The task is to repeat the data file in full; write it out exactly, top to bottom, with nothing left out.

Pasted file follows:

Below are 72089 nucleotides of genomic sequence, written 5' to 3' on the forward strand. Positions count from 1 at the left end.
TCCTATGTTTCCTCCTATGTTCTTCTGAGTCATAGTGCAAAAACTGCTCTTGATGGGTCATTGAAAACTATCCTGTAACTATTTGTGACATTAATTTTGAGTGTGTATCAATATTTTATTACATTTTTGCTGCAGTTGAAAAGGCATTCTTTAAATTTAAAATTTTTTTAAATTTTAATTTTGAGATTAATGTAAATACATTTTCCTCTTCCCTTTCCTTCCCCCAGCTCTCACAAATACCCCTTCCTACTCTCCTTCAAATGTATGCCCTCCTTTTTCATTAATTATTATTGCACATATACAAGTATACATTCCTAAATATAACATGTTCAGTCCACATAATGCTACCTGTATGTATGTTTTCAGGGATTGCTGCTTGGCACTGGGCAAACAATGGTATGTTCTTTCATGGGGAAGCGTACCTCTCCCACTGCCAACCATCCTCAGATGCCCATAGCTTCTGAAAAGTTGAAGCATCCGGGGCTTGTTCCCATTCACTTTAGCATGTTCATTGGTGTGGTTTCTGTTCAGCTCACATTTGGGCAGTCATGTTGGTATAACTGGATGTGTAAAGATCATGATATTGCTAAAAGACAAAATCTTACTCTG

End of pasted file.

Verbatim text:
Below are 72089 nucleotides of genomic sequence, written 5' to 3' on the forward strand. Positions count from 1 at the left end.
TCCTATGTTTCCTCCTATGTTCTTCTGAGTCATAGTGCAAAAACTGCTCTTGATGGGTCATTGAAAACTATCCTGTAACTATTTGTGACATTAATTTTGAGTGTGTATCAATATTTTATTACATTTTTGCTGCAGTTGAAAAGGCATTCTTTAAATTTAAAATTTTTTTAAATTTTAATTTTGAGATTAATGTAAATACATTTTCCTCTTCCCTTTCCTTCCCCCAGCTCTCACAAATACCCCTTCCTACTCTCCTTCAAATGTATGCCCTCCTTTTTCATTAATTATTATTGCACATATACAAGTATACATTCCTAAATATAACATGTTCAGTCCACATAATGCTACCTGTATGTATGTTTTCAGGGATTGCTGCTTGGCACTGGGCAAACAATGGTATGTTCTTTCATGGGGAAGCGTACCTCTCCCACTGCCAACCATCCTCAGATGCCCATAGCTTCTGAAAAGTTGAAGCATCCGGGGCTTGTTCCCATTCACTTTAGCATGTTCATTGGTGTGGTTTCTGTTCAGCTCACATTTGGGCAGTCATGTTGGTATAACTGGATGTGTAAAGATCATGATATTGCTAAAAGACAAAATCTTACTCTG